October 2, 2015 By Alusine Sesay
While making their inputs to a discussion paper on challenges encountered by the National Electoral Commission (NEC) in respect of the electoral calendar, civil society organisations across the country yesterday voiced mixed emotions about the postponement of local council elections until 2018.
In their strategic plan spanning from 2015 to 2019, NEC dedicated a whole chapter which details their activities ranging from by-elections, boundary delimitation, voter registration to local council election and their respective dates.
The Local Government Act provides that local council elections should be conducted in 2016, but NEC has noted that the process would not be possible as a result of the postponement of the census that would determine electoral activities covering 2015 to 2019.
Statistics Sierra Leone has slated December 2015 for the census and promised to produce provisional result by March which, according to NEC, they would use to delimit constituency and ward boundaries across the country, as the current constituency and ward boundaries have become obsolete, having existed for more than the statutory time limit of seven years.
Hence NEC says it is impracticable to use the same boundaries for the next round of elections.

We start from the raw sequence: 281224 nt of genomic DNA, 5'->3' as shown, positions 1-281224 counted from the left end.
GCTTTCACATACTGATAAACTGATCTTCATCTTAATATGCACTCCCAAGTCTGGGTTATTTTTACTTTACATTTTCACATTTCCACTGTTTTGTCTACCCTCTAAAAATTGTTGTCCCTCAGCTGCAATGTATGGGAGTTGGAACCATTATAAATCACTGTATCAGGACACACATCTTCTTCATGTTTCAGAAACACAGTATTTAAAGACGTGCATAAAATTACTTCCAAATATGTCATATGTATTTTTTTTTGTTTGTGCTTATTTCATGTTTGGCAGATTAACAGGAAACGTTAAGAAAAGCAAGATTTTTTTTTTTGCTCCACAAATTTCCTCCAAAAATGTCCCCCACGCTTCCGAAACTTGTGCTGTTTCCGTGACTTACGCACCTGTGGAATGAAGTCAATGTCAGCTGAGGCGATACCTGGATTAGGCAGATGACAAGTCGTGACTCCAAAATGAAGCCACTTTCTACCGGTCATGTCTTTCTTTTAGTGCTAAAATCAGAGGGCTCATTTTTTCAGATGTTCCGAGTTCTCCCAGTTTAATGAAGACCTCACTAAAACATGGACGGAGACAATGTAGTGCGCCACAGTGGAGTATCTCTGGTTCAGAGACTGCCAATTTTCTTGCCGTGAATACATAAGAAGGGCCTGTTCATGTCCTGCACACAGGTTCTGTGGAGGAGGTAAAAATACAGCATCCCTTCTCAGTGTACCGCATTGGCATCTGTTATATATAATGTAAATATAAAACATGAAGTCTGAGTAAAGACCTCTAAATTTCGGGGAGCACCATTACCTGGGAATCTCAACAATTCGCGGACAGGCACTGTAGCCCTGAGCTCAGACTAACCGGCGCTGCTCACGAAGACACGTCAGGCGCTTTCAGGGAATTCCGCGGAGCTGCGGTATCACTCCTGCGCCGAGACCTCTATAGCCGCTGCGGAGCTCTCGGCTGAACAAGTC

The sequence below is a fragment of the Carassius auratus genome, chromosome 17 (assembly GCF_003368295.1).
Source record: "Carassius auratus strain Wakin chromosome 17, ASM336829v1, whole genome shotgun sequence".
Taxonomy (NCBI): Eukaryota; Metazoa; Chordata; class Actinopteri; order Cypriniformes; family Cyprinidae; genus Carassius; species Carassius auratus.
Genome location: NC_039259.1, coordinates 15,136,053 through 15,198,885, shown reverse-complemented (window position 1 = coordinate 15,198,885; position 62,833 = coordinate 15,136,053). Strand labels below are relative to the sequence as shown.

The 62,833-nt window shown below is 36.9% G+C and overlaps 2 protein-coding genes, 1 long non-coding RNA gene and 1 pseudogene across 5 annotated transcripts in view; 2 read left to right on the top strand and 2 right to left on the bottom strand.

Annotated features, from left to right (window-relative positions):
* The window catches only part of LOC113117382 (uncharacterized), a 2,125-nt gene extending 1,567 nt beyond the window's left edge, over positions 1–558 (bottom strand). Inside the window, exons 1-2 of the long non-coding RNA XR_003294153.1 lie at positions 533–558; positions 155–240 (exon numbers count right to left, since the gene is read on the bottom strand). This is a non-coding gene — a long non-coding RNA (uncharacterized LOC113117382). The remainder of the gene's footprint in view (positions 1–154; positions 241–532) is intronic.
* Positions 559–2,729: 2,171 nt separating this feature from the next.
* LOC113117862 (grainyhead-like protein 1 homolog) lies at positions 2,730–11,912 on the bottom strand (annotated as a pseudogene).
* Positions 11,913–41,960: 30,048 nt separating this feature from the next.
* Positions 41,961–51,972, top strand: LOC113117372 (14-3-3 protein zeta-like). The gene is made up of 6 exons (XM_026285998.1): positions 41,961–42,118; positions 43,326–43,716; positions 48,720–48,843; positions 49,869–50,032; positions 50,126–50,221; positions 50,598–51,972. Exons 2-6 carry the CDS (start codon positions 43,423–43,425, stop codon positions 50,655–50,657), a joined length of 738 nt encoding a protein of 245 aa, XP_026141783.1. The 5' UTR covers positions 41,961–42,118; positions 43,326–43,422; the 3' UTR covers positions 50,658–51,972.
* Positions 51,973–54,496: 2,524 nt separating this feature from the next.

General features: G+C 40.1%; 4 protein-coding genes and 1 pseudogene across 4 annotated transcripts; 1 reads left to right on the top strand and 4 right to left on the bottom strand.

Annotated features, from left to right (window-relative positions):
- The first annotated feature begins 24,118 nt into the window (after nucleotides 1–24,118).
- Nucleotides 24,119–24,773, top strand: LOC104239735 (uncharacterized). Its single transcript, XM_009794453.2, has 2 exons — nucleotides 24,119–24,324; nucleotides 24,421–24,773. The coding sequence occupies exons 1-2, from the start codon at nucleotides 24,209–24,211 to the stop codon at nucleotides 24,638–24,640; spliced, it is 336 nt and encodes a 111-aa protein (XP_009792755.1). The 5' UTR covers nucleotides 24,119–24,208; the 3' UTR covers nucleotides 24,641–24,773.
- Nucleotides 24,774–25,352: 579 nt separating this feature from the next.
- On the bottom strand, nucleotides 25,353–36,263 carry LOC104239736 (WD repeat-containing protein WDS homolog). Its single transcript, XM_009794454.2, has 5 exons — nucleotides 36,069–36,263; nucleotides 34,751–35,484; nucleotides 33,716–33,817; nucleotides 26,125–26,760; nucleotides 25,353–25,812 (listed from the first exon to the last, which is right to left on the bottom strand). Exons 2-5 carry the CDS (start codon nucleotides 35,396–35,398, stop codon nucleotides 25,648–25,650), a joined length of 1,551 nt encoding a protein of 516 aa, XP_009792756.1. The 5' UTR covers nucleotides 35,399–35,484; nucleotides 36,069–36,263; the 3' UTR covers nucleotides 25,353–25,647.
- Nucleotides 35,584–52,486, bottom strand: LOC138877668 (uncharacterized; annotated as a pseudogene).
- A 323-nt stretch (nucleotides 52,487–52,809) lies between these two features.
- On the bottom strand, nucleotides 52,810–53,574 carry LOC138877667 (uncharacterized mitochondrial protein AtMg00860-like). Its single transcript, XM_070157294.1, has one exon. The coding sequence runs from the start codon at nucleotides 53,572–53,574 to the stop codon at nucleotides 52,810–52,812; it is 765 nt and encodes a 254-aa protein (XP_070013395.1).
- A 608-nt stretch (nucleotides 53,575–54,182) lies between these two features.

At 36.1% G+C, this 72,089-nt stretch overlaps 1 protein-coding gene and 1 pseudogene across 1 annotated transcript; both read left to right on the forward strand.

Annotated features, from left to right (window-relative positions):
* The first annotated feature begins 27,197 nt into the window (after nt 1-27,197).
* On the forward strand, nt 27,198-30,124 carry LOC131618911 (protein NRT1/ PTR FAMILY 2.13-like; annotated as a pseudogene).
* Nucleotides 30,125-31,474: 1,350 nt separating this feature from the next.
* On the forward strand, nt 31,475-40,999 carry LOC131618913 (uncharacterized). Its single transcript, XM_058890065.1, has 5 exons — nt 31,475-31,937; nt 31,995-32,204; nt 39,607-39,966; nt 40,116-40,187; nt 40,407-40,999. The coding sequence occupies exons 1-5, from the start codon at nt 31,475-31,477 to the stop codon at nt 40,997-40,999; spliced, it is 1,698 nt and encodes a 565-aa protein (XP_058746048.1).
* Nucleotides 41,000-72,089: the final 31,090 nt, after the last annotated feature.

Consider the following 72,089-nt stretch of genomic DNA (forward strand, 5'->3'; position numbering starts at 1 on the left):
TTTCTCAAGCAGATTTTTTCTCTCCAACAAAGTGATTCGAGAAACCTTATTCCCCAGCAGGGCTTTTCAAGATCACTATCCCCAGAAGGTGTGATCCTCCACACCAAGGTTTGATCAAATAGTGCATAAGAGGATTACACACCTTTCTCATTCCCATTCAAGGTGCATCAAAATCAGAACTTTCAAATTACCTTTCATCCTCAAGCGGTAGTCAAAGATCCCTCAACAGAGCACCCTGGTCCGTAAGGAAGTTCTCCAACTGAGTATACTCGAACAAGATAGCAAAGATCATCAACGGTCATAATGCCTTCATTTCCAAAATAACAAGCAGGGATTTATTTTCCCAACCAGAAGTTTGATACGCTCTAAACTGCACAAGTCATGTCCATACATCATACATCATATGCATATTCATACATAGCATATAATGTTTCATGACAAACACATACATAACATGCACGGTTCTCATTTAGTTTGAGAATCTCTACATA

As they had previously engaged political parties on the issue, the commission yesterday engaged civil society organisations to have their say on the widely debated issue.
Chairman of the Coalition of Civil Society Organisations, Charles Mambu, said: “We are in total support of the postponement of the local council elections based on the valid reason put forward by the commission.”
But Executive Director of the Centre for Accountability and Rule of Law, Ibrahim Tommy, questioned the need for the commission to engage CSOs after already reaching a decision to postpone the said elections until 2018.
Tommy opined that NEC would have only highlighted the challenges and sought the opinion of CSOs instead of informing them about their decision to postpone the elections, and asking them to endorse it.
Other CSO leaders questioned a range of issues, including the use of the civil register among others for the conduct of elections across the country.